When people first heard that I planned a trip to Iceland, responses fell into two categories. There was a lot of “Iceland? Why?” (Answer: they just started doing direct flights out of Dulles, are having a great sale, and why wouldn’t we want to check out an isolated, island country in the middle of the Atlantic!) Though anyone who knew anything about Iceland tended to respond with, something like “It’s great there, but really small, you know?”
This brings us to the biggest takeaway from my weekend trip to Reykjavik. Sure, the volcanoes are fascinating, Icelandic horses are adorable and friendly, sure it’s exciting to be in the world’s Northern-most capital city, but Iceland, Reykjavik particularly, is tiny! The whole population of the country is only 300,000 people. There about three times that many people in Wyoming. Though despite being a tiny country without all that many people, we found lots of good things to see and do.
Downtown Reykjavik is definitely worth a visit. It’s brightly colored buildings and pretty harbor views were great even despite the chilly and rainy weather.
Hallgrimskirka, perhaps Reykjavik’s most notable building, is lovely. A statute of Leif Erikson stands outside, and for just a few kroner you can go to the top and see pretty views of all of Reykjavik.
Austurvöllur Square and Lauvagaver Street were the main streets where we spent most of our time. Lots of stores with expensive, but cute clothes that leave one wondering when, exactly, in Iceland would one wear such tiny little dresses and summery clothes. They also had lots of great coffee shops and fun souvenir shops.
Warning: you can buy just about any puffin or volcanic tchotchkes that one can imagine, but they’re not cheap. I left with just a few postcards, candy bars, and a Viking trinket. Yes friends, I promise I did strongly consider buying you puffin t-shirts, and thought an Icelandic wool sweater would be a perfect Christmas present for my brother, but the equivalent of $35 for a t-shirt and $200-$300 for a sweater just wasn’t going to happen.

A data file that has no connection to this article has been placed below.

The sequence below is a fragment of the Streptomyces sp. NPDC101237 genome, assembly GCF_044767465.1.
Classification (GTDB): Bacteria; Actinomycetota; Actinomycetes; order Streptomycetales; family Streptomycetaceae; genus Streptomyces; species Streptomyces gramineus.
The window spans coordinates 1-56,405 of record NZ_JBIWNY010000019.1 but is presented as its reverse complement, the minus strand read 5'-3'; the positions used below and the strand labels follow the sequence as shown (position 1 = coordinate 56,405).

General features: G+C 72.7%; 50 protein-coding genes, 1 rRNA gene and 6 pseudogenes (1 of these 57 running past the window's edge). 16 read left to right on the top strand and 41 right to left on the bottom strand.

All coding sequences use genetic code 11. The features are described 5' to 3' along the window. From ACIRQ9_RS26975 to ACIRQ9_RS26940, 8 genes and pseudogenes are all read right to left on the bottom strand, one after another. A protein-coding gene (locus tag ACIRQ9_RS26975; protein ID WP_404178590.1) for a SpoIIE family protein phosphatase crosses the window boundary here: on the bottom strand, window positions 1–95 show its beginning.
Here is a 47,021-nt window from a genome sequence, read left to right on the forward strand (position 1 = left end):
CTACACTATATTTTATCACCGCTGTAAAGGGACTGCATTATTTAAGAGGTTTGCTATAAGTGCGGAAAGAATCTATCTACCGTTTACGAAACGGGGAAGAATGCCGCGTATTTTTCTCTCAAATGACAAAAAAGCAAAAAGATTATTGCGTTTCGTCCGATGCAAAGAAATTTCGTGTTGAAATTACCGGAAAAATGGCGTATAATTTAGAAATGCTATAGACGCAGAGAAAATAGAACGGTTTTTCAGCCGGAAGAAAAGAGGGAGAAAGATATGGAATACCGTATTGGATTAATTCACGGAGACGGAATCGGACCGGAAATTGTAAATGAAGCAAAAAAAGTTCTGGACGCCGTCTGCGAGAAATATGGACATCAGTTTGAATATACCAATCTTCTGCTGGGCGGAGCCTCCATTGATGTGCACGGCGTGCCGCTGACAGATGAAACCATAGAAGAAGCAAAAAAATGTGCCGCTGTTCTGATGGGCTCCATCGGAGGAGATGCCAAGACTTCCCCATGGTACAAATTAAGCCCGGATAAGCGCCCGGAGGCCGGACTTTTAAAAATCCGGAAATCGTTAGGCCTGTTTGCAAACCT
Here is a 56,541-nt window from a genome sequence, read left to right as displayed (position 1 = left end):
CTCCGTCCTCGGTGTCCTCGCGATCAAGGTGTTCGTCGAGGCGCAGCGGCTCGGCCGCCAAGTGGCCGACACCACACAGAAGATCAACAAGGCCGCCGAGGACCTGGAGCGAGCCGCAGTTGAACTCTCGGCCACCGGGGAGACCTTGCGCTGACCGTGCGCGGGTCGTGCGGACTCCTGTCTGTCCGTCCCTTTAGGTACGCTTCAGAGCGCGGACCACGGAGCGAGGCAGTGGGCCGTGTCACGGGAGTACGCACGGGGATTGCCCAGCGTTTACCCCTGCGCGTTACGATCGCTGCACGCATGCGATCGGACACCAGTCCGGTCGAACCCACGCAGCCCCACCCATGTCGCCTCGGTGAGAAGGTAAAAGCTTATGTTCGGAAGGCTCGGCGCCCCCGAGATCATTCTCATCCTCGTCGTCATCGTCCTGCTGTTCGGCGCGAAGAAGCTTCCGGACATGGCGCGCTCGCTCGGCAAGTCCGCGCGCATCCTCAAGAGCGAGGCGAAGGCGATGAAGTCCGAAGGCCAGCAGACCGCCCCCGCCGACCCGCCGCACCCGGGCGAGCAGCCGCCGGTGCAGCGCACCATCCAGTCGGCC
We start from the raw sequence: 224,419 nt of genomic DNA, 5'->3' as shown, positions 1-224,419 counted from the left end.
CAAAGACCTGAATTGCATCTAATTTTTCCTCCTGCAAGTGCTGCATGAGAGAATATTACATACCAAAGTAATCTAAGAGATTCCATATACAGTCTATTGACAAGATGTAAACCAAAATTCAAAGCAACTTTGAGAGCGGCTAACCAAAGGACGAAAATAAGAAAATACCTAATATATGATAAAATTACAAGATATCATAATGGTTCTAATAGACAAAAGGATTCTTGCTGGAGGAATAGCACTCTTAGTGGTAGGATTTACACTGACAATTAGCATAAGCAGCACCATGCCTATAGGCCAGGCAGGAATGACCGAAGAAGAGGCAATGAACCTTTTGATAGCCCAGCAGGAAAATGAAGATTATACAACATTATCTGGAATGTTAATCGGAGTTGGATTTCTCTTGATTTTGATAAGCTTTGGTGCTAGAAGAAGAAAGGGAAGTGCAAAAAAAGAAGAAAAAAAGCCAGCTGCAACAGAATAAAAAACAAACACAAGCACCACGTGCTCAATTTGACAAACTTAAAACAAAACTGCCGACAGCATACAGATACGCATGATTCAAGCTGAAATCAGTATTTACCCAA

Most native Icelanders were friendly and more than happy to put up with our nonstop questioning about “So, have you always lived in Iceland? Do you like it here? Which Icelandic candy bars should we try immediately?”
Food in Reykjavik was also an experience. As with most travel and food experiences, a little research went a long way. Most of our food was rather mediocre, though Magical Mystery Tours’ very own Stephanie Whitesel was kind enough to give us some restaurant recommendations.
Fiskfélagið (translation: Fish Company) was our best Icelandic food experience by far. We ordered whale, not expecting all that much from it, but add a little sweet potato puree and barbeque sauce and it’s pretty tasty!
Puffin was also on a number of menus. We were initially torn about eating such cute little birds, but figured we should try it. And yes, if you go to Iceland, you should try it too, but don’t get your hopes up too high. Even a blueberry sauce couldn’t disguise the taste which was basically like swallowing a mouthful of ocean water while eating the most foul-y birth you’ve ever tasted. (Note: the helpful concierge at our hotel told us that real Icelanders do regularly eat whale, but mostly save the puffin for tourists.)
Reykjavik’s also known for it’s crazy nightlife, which is rumored not to start until about 1:00am. Maybe we were off season, but honestly, we didn’t see it! European celebrities are rumored to weekend in Iceland just for the nightlife, but we saw nothing of the sort. We checked out some fun, low-key bars (including one rumored to be partially owned by Damon Albarn from Blur), but that was about it.